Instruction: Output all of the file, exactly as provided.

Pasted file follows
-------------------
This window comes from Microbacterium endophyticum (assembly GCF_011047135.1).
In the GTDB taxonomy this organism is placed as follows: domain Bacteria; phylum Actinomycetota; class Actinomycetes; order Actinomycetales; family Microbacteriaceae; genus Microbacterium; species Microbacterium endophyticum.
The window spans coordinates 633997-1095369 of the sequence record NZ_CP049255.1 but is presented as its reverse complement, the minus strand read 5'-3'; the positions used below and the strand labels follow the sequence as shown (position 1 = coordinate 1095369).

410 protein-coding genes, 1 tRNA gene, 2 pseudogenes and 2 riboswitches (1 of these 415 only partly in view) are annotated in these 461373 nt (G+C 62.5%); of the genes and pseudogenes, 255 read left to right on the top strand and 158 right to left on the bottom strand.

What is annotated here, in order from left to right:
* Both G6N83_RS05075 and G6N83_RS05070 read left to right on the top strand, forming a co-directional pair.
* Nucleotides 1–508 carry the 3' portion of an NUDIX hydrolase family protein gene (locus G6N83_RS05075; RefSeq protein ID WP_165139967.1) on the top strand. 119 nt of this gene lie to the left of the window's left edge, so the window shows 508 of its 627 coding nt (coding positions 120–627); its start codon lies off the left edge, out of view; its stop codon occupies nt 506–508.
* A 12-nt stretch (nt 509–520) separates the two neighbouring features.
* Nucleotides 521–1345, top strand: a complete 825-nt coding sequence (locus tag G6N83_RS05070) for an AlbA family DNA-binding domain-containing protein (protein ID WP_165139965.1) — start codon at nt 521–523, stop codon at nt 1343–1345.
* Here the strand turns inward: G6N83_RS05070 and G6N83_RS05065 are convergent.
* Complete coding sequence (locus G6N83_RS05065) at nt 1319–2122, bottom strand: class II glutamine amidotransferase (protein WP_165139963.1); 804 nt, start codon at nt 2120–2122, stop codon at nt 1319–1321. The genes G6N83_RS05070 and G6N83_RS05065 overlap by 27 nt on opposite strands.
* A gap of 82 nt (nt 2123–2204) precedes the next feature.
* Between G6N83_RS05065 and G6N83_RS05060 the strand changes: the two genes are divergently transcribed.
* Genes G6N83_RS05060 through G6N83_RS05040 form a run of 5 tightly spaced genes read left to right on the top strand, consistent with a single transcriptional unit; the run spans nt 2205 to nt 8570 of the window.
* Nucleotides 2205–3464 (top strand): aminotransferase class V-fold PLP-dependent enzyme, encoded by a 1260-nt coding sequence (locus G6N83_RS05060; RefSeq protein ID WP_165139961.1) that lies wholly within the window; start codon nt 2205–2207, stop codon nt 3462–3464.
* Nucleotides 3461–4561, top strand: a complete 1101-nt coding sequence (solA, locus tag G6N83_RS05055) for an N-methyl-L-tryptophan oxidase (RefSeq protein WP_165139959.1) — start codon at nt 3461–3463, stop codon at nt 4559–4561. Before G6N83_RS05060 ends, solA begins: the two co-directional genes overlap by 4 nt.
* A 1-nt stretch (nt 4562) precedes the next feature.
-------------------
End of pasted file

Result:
This window comes from Microbacterium endophyticum (assembly GCF_011047135.1).
In the GTDB taxonomy this organism is placed as follows: domain Bacteria; phylum Actinomycetota; class Actinomycetes; order Actinomycetales; family Microbacteriaceae; genus Microbacterium; species Microbacterium endophyticum.
The window spans coordinates 633997-1095369 of the sequence record NZ_CP049255.1 but is presented as its reverse complement, the minus strand read 5'-3'; the positions used below and the strand labels follow the sequence as shown (position 1 = coordinate 1095369).

410 protein-coding genes, 1 tRNA gene, 2 pseudogenes and 2 riboswitches (1 of these 415 only partly in view) are annotated in these 461373 nt (G+C 62.5%); of the genes and pseudogenes, 255 read left to right on the top strand and 158 right to left on the bottom strand.

What is annotated here, in order from left to right:
* Both G6N83_RS05075 and G6N83_RS05070 read left to right on the top strand, forming a co-directional pair.
* Nucleotides 1–508 carry the 3' portion of an NUDIX hydrolase family protein gene (locus G6N83_RS05075; RefSeq protein ID WP_165139967.1) on the top strand. 119 nt of this gene lie to the left of the window's left edge, so the window shows 508 of its 627 coding nt (coding positions 120–627); its start codon lies off the left edge, out of view; its stop codon occupies nt 506–508.
* A 12-nt stretch (nt 509–520) separates the two neighbouring features.
* Nucleotides 521–1345, top strand: a complete 825-nt coding sequence (locus tag G6N83_RS05070) for an AlbA family DNA-binding domain-containing protein (protein ID WP_165139965.1) — start codon at nt 521–523, stop codon at nt 1343–1345.
* Here the strand turns inward: G6N83_RS05070 and G6N83_RS05065 are convergent.
* Complete coding sequence (locus G6N83_RS05065) at nt 1319–2122, bottom strand: class II glutamine amidotransferase (protein WP_165139963.1); 804 nt, start codon at nt 2120–2122, stop codon at nt 1319–1321. The genes G6N83_RS05070 and G6N83_RS05065 overlap by 27 nt on opposite strands.
* A gap of 82 nt (nt 2123–2204) precedes the next feature.
* Between G6N83_RS05065 and G6N83_RS05060 the strand changes: the two genes are divergently transcribed.
* Genes G6N83_RS05060 through G6N83_RS05040 form a run of 5 tightly spaced genes read left to right on the top strand, consistent with a single transcriptional unit; the run spans nt 2205 to nt 8570 of the window.
* Nucleotides 2205–3464 (top strand): aminotransferase class V-fold PLP-dependent enzyme, encoded by a 1260-nt coding sequence (locus G6N83_RS05060; RefSeq protein ID WP_165139961.1) that lies wholly within the window; start codon nt 2205–2207, stop codon nt 3462–3464.
* Nucleotides 3461–4561, top strand: a complete 1101-nt coding sequence (solA, locus tag G6N83_RS05055) for an N-methyl-L-tryptophan oxidase (RefSeq protein WP_165139959.1) — start codon at nt 3461–3463, stop codon at nt 4559–4561. Before G6N83_RS05060 ends, solA begins: the two co-directional genes overlap by 4 nt.
* A 1-nt stretch (nt 4562) precedes the next feature.